“Failure is the most often heard expression in Hungary today — failure, mistake, pessimism. When even a horse is able to make a miracle from nowhere, it’s a sign of hope that we can get out from the desperate situation we are now in.”
That’s Victor Orban, leader of Hungary’s Fidesz Party, talking about Overdose, the race horse that’s captured the beleagured Hungarian imagination. Overdose’s owner purchased him as an afterthought–for the meager price of $3,500–and despite being, in his trainer’s words “short” and “kind of ugly,” the horse has since gone on to win 12 races in 12 starts. In the process he’s come to be known as the “Hungarian Seabiscuit.” For a country facing a particularly grim economic future, Overdose has become a galvanizing force:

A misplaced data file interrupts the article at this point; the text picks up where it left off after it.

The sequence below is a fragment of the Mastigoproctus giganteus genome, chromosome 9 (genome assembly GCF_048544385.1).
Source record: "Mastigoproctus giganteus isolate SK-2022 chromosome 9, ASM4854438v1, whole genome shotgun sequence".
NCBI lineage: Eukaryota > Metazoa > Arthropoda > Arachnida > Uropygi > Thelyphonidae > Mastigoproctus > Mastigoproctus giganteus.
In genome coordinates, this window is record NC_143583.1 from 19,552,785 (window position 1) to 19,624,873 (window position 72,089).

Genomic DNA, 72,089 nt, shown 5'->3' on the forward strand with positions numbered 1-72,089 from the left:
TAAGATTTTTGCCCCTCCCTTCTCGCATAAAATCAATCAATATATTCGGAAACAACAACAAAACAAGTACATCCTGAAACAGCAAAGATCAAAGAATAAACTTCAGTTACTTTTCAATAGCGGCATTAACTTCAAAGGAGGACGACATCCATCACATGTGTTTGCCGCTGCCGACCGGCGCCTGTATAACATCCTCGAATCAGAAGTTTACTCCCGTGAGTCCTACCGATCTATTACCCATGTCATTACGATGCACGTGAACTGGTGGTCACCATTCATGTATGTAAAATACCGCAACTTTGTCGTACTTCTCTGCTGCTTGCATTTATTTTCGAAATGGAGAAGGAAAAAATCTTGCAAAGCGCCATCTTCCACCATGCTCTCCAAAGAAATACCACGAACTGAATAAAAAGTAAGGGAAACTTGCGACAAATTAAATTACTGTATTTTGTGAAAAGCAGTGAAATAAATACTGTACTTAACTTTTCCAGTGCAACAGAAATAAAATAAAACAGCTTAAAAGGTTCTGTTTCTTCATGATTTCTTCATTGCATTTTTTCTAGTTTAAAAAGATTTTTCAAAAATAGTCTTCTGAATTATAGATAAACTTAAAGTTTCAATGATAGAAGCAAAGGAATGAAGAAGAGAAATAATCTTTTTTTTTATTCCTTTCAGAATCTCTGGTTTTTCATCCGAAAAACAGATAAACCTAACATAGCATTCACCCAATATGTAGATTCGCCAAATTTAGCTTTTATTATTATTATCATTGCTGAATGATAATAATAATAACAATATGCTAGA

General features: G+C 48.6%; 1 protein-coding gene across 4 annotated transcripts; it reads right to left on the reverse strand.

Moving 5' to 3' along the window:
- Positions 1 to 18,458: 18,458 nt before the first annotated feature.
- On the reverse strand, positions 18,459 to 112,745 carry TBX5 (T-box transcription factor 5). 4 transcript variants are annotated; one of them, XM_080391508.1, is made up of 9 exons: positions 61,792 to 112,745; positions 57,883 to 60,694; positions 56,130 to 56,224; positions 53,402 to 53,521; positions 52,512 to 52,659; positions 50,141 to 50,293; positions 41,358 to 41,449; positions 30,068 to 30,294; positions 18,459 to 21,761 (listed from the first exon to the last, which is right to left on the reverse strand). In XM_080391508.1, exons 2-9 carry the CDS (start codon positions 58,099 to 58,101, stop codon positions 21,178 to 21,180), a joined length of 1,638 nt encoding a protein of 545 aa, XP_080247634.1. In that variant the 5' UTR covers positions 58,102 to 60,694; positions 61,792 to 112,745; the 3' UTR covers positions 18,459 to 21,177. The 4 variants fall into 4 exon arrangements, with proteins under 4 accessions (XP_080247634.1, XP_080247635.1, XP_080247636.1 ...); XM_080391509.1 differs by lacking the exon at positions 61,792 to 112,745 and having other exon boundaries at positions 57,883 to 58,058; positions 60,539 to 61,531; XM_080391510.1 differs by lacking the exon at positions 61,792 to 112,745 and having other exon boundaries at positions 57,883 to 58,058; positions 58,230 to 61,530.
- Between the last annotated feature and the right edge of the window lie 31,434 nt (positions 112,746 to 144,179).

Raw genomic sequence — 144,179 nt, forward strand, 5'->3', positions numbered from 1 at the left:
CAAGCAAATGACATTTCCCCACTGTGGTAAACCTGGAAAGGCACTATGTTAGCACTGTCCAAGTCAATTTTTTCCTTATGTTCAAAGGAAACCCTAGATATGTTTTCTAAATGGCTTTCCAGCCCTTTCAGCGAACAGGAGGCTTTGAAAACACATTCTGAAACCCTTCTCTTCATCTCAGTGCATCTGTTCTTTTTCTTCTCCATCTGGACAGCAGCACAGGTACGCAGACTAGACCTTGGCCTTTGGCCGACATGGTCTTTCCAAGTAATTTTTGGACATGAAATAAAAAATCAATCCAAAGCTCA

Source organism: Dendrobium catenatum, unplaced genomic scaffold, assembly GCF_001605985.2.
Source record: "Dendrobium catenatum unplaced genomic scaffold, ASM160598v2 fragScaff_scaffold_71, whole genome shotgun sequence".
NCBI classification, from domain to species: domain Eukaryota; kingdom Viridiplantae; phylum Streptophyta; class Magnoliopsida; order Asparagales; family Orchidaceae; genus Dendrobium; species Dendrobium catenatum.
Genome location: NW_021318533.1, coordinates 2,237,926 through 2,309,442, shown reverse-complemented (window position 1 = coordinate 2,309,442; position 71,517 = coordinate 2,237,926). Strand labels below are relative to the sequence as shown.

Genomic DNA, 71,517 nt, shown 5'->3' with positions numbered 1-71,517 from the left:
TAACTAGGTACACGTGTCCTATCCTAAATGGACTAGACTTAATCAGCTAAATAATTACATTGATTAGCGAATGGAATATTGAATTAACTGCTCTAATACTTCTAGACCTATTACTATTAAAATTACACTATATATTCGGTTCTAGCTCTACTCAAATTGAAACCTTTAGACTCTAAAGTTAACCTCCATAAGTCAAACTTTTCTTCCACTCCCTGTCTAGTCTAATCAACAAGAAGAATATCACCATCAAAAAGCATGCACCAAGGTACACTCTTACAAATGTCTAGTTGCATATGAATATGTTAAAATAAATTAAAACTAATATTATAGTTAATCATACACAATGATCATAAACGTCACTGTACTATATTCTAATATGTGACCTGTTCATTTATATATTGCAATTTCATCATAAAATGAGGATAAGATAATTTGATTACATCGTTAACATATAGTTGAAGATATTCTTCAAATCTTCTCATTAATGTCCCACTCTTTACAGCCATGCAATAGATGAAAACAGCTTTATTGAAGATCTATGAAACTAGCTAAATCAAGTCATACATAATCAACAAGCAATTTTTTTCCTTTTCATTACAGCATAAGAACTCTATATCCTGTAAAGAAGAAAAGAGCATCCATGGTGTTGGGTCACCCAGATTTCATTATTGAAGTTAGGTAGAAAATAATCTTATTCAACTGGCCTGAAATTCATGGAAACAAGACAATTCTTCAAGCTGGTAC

There is a clear patriotic tilt to the horse’s reception. He rode out Sunday with an honor guard of six flag-bearing riders dressed as Hussars, the famous Hungarian light cavalry, as tens of thousands screamed.
“For us Hungarians, it’s a big deal,” said Livia Nagy, 23, one of the thousands who came out for the race. “Overdose is something we can be proud of.”